(Ecofin Agency) - Gerry Rice, Director of IMF Communications Department, announced in a tweet that Kristalina Georgieva, the institution’s Managing Director, will visit Senegal and the DR Congo this week. From December 8 to 11, Kristalina will meet with Presidents Tshisekedi and Macky Sall, as well as the political leaders and civil society in both countries.
As Covid-19 continues to spread, African countries still lack sufficient financial resources to get their heads above water. Following the allocation of $650 billion in Special Drawing Rights (SDRs) to facilitate the global recovery, the IMF committed to developing countries, particularly in Africa, to ensure that their share of this financing would reach $100 billion. This commitment is based on a principle of solidarity between the richest countries and the poorest. But almost four months after the SDRs are issued, only Canada, France, the United Kingdom, Japan, and China have publicly committed to this process.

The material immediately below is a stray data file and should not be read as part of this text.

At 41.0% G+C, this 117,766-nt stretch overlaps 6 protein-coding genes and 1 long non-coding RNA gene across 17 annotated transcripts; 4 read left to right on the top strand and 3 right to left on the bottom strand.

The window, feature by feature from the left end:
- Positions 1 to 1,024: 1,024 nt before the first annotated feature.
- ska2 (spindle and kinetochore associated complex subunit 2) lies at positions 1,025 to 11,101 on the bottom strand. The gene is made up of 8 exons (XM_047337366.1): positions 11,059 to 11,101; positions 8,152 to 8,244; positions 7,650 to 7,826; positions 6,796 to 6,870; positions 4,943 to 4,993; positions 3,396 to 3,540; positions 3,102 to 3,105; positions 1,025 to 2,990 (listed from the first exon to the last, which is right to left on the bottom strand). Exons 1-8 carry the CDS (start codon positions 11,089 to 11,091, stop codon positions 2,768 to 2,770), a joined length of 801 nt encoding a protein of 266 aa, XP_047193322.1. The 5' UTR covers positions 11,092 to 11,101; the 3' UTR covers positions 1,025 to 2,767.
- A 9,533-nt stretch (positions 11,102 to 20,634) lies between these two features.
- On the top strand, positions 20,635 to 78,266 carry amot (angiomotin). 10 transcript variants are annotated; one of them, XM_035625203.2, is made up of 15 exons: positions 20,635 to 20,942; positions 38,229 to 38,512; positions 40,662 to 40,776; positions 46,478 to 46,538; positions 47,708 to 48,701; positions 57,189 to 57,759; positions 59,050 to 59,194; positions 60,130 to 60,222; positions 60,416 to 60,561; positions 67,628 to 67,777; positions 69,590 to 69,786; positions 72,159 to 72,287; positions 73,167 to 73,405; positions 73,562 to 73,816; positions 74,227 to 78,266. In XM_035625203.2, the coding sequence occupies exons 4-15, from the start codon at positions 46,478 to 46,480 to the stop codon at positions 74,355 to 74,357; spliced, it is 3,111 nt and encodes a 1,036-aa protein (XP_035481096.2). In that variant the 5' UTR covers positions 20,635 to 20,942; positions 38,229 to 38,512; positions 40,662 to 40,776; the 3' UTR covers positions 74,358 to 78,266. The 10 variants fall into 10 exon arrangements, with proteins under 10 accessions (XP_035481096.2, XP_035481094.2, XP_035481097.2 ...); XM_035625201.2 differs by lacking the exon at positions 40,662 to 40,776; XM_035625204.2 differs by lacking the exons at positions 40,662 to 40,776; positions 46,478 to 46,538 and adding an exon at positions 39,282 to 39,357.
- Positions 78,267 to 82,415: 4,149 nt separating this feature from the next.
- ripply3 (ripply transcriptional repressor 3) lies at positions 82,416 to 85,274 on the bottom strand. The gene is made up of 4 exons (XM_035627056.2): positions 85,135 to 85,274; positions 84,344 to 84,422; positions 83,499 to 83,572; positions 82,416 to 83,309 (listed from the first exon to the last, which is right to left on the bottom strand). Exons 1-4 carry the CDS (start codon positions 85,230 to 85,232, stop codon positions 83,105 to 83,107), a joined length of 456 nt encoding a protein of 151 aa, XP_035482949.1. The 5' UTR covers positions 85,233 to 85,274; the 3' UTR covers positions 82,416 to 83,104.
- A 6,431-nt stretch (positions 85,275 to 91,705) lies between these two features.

In early 2020, the Senegalese President was one of the first African presidents to advocate for African debt relief and increased support from international donors. With Félix Tshisekedi, the current president of the African Union (AU), the IMF Director will discuss the continent’s vaccine strategy. According to figures from Africa CDC, Africa is still lagging in implementing an effective vaccination campaign. Only 7% of the continent's population has been fully immunized while 10% has received at least one dose of vaccine.
While Africa continues negotiations to secure additional doses of the Covid-19 vaccine, it has also begun a strategy to strengthen local production. The Institut Pasteur in Dakar is expected to play a special role in this strategy, especially since Macky Sall will be chairing the AU in 2022. For now, the continent’s rapid economic recovery is conditioned on the implementation of a mass vaccination campaign.
Although expected to grow by 3.7% this year (IMF estimate), SSA's economic growth should be the lowest of all regions, in contrast to previous years when countries south of the Sahara had the strongest growth in the world.
Moutiou Adjibi Nourou